The Mission Behind Denver's Mission Ballroom | Westword
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The Mission Behind Mission Ballroom

Don Strasburg explains the vision behind one of Denver's favorite live-music venues.
The Mission Ballroom's exterior.
The Mission Ballroom's exterior. Michael Emery Hecker
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When young talent buyer Don Strasburg and his buddy and business partner Jon O'Leary toured the Trocadero Theatre in Philadelphia during the ’90s, he didn't know that moment would influence the design of a new venue more than two decades later.

"Jon is looking around and he says, 'You know what would be really cool?' and I go, 'What?'" Strasburg recalls. The theater "had all these balconies [that] were all stacked. He said, 'It would be really cool if the balcony connected to the floor. Look at all this air that's sitting here, that would be an awesome seat.'

"I never forgot that," he says.

At that time, the young entrepreneur was still getting his feet wet in the entertainment industry. It was 1992, and he and five other investors had just purchased the Fox Theatre, but none of them knew how to run a venue. "We wanted to have the greatest place in the world, where we could hang out, see the greatest music in the world and have a ton of fun," Strasburg told Westword in 2022. "We were all coming out of college. We didn't feel that the existing [venues] — which were far fewer than they are now in Colorado — really cared about our community and the experiences we wanted. You've got to build it. You've got to make it happen if you want it."

So that's what he did. And despite the many naysayers who were sure the Fox Theatre would crumble, the venue thrived, leading Strasburg down a whirlwind career path that took him everywhere from Live Nation and the Fox Theatre to the Fillmore Auditorium. In 2007, he settled down at Anschutz Entertainment Group (AEG) and in 2019 became co-president of the company.
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Don Strasburg of AEG.
Michael Emery Hecker
AEG is an international entertainment company that manages many of the metro area's most popular venues: the Gothic, Ogden and Bluebird theaters, and Fiddler's Green Amphitheatre. Despite its monopoly of Denver theaters, AEG sought a larger and sleeker venue. So the company designed and built the Mission Ballroom at 4242 Wynkoop Street. With a capacity of 3,950, the Mission opened in 2019 and has since garnered multiple Best of Denver awards, including Best Indoor Venue.

The AEG team was determined to create the most polished customer- and band-friendly venue yet. Strasburg applied his decades of venue experience and insider knowledge (including that conversation in the Trocadero) to the ballroom's design, while the company painstakingly ironed out every meticulous detail.

Most of all, Strasburg tackled issues he has dealt with in previous venues — such as long bathroom lines, long bar lines, no room to dance, no place to sit and limited stage view — head-on.

The Mission's stadium-esque bleachers mirror those of Red Rocks Amphitheatre, giving concert-goers ample room to dance and even a place to sit. "I'm not super tall, so that's also part of the bleachers," Strasburg says with a smile. "I was like, 'Wouldn't it be nice if I could see?'"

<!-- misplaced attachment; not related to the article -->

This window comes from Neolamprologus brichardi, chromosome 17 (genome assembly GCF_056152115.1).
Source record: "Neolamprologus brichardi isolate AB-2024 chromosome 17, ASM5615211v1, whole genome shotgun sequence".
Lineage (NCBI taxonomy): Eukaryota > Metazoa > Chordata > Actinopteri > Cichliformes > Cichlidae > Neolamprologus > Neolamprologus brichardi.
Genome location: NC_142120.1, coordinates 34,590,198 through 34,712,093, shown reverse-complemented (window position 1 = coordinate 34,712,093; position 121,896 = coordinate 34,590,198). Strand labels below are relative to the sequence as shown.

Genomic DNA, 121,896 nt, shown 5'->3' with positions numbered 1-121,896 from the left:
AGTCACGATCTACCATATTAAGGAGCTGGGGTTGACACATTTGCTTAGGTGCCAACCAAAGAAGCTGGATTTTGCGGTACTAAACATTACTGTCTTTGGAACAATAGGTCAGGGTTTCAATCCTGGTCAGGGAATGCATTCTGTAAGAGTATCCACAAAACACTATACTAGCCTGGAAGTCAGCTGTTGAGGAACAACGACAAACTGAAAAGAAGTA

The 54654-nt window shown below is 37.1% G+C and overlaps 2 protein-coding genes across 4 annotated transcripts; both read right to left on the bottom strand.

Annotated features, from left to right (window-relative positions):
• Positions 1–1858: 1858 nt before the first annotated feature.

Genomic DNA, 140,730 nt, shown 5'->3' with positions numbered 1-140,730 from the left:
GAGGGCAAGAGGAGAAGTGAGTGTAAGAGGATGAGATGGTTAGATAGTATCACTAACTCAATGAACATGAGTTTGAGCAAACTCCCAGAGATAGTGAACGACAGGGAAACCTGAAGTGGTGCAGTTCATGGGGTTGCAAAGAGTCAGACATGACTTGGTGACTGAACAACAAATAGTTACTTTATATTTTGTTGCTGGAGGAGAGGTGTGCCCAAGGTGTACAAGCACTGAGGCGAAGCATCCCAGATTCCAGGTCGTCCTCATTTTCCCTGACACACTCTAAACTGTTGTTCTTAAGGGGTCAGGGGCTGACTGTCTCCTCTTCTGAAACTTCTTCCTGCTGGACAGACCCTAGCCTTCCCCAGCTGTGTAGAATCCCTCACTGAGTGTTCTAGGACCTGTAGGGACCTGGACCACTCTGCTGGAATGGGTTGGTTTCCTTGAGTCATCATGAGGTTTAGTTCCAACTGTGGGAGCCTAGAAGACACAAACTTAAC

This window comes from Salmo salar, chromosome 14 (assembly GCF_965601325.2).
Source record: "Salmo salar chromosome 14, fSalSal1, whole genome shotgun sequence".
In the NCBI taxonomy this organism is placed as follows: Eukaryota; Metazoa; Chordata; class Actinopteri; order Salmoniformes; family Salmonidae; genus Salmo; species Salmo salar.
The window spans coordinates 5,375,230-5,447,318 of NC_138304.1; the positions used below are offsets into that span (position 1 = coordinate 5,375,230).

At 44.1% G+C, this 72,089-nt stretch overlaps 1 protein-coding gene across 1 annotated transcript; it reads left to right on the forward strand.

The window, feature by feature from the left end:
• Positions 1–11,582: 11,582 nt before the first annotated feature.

Multiple bars and bathrooms, combined with the modern space's massive interior, make Mission Ballroom one of Denver's most prominent (and breathable) venues.

Even the venue's disco ball was carefully constructed. It's not the typical sphere of tiny reflective mirrors, but a technological artwork designed by AEG, mirror artist Mike Lustig and art engineering firm Re: Engineering. Much to the delight of visiting artists, the disco ball can be programmed and fully incorporated into each performance. It rightfully earned Westword's 2022 Best Disco Ball at a Venue.

"Fan experience, the artist experience — that was what was on top of the agenda," Strasburg says. "We kept on saying, 'Our mission is to create the greatest concert venue in the world.' And then we all stopped and just said, 'Well, why don't we just call it the Mission?'"

The 2019 grand opening of the Mission, which showcased the Lumineers, was a smashing success.

"I remember it was opening night, it was literally when the Lumineers were playing, and everything we had thought about, everything that we had so passionately believed in, the audience and artists saw it immediately. Like, bam!" Strasburg says. "And that was the moment when [I felt] that massive wave of relief."

Since then, the venue has hosted such artists as Misterwives, Bishop Briggs, Elephant Revival, GRiZ, Peter Frampton and many more big-name acts.

"I had a call recently with an agent who has a really amazing artist," Strasburg adds with glee. "And he said, 'I gotta tell you, I never get phone calls from my artists about shows. They don't call the next day. They only call if it's bad...like it was the worst experience ever, never book me there. Usually, no news is good news. I don't get phone calls like this, where they call and say it was the best venue they've ever played.'"

The young Strasburg, who dove into the business head-first, didn't know his career path would lead him to an opportunity where he could help create his dream venue.

"I dreamed it, but I also wasn't convinced," he reflects. "I think my 23-year-old self would be pretty frickin' pumped to see how it is today."

Find upcoming concerts at the Mission and at more Denver venues at our concert calendar.
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